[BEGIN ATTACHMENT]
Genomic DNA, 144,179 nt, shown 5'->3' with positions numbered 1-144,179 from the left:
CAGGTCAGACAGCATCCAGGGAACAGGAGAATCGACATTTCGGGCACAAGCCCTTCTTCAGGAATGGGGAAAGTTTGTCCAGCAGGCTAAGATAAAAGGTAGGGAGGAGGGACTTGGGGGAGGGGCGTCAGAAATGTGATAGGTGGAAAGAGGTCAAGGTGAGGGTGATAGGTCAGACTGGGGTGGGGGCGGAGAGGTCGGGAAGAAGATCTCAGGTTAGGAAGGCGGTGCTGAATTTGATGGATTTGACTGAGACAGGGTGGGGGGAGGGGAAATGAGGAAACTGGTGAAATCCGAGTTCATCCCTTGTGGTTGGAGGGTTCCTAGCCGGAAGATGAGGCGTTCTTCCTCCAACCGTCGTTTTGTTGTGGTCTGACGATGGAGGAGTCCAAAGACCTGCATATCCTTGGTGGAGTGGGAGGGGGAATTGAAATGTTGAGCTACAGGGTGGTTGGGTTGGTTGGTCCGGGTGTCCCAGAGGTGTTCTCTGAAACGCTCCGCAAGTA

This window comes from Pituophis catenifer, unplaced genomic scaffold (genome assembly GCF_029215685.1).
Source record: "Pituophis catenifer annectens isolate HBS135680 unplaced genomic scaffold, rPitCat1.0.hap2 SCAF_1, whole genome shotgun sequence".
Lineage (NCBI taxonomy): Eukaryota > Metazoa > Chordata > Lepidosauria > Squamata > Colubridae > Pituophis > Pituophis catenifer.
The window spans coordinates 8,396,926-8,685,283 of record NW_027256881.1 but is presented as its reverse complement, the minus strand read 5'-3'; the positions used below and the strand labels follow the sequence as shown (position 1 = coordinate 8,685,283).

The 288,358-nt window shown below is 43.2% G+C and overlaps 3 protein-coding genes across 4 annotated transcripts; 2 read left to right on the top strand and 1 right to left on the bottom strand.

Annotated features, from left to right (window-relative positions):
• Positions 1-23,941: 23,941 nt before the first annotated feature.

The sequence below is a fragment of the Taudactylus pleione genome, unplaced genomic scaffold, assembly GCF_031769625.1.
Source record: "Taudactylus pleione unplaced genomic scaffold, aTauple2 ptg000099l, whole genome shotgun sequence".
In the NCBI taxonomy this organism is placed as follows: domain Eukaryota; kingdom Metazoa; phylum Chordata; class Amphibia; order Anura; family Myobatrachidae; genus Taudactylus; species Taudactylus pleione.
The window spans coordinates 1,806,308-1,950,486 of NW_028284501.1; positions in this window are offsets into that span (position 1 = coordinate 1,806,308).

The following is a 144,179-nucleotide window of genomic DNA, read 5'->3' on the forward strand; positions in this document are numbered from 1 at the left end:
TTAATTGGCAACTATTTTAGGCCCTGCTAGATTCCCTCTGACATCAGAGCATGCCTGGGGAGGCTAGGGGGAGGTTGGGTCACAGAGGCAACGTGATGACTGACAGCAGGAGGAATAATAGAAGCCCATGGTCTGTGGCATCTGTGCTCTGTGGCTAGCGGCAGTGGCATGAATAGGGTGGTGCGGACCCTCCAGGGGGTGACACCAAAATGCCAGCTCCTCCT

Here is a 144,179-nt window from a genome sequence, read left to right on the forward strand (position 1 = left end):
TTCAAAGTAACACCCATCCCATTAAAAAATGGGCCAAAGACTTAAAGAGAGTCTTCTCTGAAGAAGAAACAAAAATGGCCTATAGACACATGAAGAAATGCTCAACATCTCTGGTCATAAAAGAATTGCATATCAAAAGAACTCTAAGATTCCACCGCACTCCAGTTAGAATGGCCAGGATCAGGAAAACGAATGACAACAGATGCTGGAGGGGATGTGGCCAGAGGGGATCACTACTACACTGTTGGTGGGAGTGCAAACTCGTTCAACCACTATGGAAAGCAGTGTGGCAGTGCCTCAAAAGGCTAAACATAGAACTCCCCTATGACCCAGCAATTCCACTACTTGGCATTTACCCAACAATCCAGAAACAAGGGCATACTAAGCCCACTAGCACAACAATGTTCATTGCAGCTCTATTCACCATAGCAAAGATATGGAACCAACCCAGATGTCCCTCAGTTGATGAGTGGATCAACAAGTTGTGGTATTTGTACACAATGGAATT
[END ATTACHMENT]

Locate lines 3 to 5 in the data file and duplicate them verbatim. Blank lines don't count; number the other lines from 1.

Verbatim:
This window comes from Pituophis catenifer, unplaced genomic scaffold (genome assembly GCF_029215685.1).
Source record: "Pituophis catenifer annectens isolate HBS135680 unplaced genomic scaffold, rPitCat1.0.hap2 SCAF_1, whole genome shotgun sequence".
Lineage (NCBI taxonomy): Eukaryota > Metazoa > Chordata > Lepidosauria > Squamata > Colubridae > Pituophis > Pituophis catenifer.